Academics - Wed, Sep. 14, 2016

While classes began in August on Wiley's campus, the College officially ushered in its  144th academic year  Tuesday at the President's Fall Convocation with representatives from faculty, staff,  the student body, and the community greeting new and returning students, extending them best wishes, and  sharing words of wisdom to help them excel in their studies. 

"You are blessed to have a faculty and staff here who want to foster your growth and do everything to propel you forward as a successful student," Eric Neal, Mayor of Marshall, Texas, told  students at convocation.  Mayor Neal went on to tell students that Wiley and the community are partners working on their behalf. After qualifying the language of an adage  by telling   students they are not children, Neal said, "It takes a village to raise a child.  Please allow this campus and  the Marshall community to be your village."

New faculty member Brooke Woodard, who is an associate professor of chemistry and an alumnus of Wiley,   welcomed students to the place where all students can succeed and encouraged them to be assertive and active in their pursuits.  " Don't wait for things to happen. Take action," she said.  "Find yourself under the wing of a mentor and find your passion."

The most anticipated message to students at convocation came from Wiley's President, Dr. Haywood L. Strickland, who, with a nod to Wiley's recent Youth Theology Institute and its use of John Maxwell's book "Running with the Giants," shared the Bible story of the Israelite shepherd boy David, who slew the mighty Philistine Goliath in battle.  Dr. Strickland told students that with David having three brothers in the army, he was not considered a candidate to battle Goliath.  "Limitations don't limit us unless we let it happen," he said.   "Just as David did, throw off limitations others may have of you."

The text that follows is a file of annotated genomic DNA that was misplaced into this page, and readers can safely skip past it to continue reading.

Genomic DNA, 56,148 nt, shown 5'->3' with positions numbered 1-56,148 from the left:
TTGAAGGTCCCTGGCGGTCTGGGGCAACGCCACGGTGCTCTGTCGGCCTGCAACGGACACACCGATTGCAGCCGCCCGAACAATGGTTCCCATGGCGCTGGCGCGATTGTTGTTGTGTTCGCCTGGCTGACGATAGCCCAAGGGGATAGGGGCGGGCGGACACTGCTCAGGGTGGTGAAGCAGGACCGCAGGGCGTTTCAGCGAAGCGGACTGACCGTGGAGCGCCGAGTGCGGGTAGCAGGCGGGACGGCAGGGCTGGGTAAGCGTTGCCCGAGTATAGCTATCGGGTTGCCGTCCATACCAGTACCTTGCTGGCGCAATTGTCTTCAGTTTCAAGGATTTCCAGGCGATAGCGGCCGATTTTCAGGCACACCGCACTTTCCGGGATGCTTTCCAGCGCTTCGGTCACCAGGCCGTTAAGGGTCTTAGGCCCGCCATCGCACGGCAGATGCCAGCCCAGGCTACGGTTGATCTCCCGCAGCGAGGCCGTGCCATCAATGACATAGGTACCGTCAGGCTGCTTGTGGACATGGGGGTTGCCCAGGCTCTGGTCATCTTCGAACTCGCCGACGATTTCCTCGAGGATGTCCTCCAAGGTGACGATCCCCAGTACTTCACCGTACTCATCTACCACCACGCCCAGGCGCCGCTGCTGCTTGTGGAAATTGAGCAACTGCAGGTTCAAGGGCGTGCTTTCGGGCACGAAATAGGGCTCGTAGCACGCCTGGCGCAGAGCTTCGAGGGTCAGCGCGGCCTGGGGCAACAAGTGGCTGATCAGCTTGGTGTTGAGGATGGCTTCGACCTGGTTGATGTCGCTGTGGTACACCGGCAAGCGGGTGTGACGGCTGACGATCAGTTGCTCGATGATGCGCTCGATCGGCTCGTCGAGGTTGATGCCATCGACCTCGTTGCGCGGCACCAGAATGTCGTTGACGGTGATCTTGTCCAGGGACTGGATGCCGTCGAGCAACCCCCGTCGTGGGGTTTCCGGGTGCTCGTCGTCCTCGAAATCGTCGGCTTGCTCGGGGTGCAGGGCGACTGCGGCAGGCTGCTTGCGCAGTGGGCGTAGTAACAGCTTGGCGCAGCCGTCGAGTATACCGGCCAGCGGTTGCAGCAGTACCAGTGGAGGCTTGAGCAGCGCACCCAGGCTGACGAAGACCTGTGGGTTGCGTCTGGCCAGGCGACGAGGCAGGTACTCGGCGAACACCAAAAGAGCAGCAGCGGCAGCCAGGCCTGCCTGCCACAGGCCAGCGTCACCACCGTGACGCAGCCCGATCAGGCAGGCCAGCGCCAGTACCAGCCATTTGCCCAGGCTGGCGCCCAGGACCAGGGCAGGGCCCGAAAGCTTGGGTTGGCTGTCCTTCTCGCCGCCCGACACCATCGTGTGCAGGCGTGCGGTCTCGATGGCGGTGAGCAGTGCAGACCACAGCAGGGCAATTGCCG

To assist students in overcoming limitations and growing to their full potential, Dr. Strickland charged students to take heed of the  four commitments in David Foster's book, "Accept No Mediocre Life," – 1) excel at being who you are, 2)excel where you are, 3) excel with what you have, and 4) excel while you can.  "God put you here with your own mind, talents, and strengths,"  said Wiley's President.

Dr Strickland, who is entering this school year celebrating his 16th year at Wiley College,  also gave charges to  his faculty and staff, telling them to "infuse passion with pride" in  their performance, and to have "magnanimous responsiveness to students."  Quoting the Methodist Episcopal religious leader John Wesley, Dr. Strickland told faculty and staff to, "Do all the good you can. By all the means you can. In all the ways you can. In all the places you can. At all the times you can. To all the people you can. As long as ever you can."

Wiley's Julius S. Scott Chapel was filled to capacity for fall convocation, with its seats largely being occupied  by members  from its 483 new class of students, as well as faculty, staff, alumni and College trustees.  

 In a "by the numbers" breakdown at convocation about Wiley's new students, Dr. Strickland shared that the highest grade point average among new students is 4.0, the highest ACT score is 27, the highest SAT score is 1,720, and  the most attending from a single high school is 12, from Marshall High School.  Dr. Strickland also shared that the top three  states represented in Wiley's class of new students is 257 from Texas, 95 from Louisiana, and 29 from California, and that the farthest  home of origin  for a new student is Harare, Zimbabwe.  

The College's A Cappella Choir, under the direction of Stephen L Hayes, performed two songs at convocation, both of which underscored the day's messages and received standing ovations- Robert Robinson's "Come Thou Fount of Ev'ry Blessing," and R. Rodgers and O. Hammerstein's "Climb Ev'ry Mountain."

Pictured in photos, from top to bottom, are Wiley' s new students taking pledge to pursue excellence in their studies, Wiley's President telling students to defy limitations, and  A Cappella Choir singers April Horner, a junior from Memphis, Tennessee, and Cameron Smith of Dallas, performing R. Rodgers and O. Hammerstein's "Climb Ev'ry Mountain." 

In bottom photo is  the full A Cappella Choir performing at Convocation.